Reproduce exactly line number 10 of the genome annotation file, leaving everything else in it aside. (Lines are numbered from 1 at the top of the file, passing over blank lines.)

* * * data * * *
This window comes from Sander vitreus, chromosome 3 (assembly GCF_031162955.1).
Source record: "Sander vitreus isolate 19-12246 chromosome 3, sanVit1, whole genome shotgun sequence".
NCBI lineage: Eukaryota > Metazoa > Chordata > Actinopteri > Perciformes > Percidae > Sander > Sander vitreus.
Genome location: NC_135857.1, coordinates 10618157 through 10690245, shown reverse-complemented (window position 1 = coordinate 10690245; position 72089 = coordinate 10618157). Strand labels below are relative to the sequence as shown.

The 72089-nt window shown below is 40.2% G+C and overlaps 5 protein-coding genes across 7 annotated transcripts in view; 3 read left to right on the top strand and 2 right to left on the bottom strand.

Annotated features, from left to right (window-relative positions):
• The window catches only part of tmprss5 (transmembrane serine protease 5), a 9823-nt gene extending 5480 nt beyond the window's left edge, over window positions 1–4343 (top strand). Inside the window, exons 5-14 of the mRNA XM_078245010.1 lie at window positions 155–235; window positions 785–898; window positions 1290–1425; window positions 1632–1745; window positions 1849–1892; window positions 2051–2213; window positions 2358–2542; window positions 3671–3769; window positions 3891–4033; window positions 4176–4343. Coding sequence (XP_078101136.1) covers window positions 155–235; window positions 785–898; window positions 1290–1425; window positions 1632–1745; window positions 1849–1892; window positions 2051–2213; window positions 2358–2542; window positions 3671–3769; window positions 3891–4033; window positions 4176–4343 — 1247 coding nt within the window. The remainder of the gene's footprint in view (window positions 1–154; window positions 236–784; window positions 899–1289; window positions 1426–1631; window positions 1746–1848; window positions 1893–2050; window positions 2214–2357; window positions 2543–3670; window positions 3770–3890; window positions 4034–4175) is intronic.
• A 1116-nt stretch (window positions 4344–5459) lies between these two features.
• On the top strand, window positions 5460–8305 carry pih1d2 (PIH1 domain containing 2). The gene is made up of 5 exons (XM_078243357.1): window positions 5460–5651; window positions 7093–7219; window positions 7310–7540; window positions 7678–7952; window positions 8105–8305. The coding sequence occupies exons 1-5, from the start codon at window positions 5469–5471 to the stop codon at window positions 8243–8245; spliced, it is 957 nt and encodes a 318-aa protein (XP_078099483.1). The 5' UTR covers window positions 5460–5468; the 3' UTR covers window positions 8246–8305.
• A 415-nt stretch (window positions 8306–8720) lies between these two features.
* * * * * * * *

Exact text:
• A 415-nt stretch (window positions 8306–8720) lies between these two features.